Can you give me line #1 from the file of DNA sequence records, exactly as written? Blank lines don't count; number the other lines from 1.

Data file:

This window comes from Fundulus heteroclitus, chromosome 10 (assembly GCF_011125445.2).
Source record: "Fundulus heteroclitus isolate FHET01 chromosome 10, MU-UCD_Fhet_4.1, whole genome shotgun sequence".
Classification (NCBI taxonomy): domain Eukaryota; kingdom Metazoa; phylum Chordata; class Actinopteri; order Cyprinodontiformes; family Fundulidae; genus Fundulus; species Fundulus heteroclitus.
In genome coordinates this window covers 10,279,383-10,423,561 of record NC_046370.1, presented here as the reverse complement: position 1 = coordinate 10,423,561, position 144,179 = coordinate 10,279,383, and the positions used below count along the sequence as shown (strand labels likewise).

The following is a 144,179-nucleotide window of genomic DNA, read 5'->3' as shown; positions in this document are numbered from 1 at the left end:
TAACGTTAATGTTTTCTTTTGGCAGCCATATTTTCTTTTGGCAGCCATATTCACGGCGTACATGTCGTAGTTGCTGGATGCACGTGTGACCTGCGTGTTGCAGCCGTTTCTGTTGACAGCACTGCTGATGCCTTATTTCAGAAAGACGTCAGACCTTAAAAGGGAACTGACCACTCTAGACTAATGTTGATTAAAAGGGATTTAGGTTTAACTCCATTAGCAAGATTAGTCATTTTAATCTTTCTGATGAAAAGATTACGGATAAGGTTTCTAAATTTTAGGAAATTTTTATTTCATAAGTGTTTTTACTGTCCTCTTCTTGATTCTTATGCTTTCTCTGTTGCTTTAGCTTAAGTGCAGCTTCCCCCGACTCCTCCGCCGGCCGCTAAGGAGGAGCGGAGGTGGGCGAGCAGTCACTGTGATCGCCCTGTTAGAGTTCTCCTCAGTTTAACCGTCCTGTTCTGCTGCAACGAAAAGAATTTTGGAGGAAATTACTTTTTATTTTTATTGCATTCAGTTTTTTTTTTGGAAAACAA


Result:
This window comes from Fundulus heteroclitus, chromosome 10 (assembly GCF_011125445.2).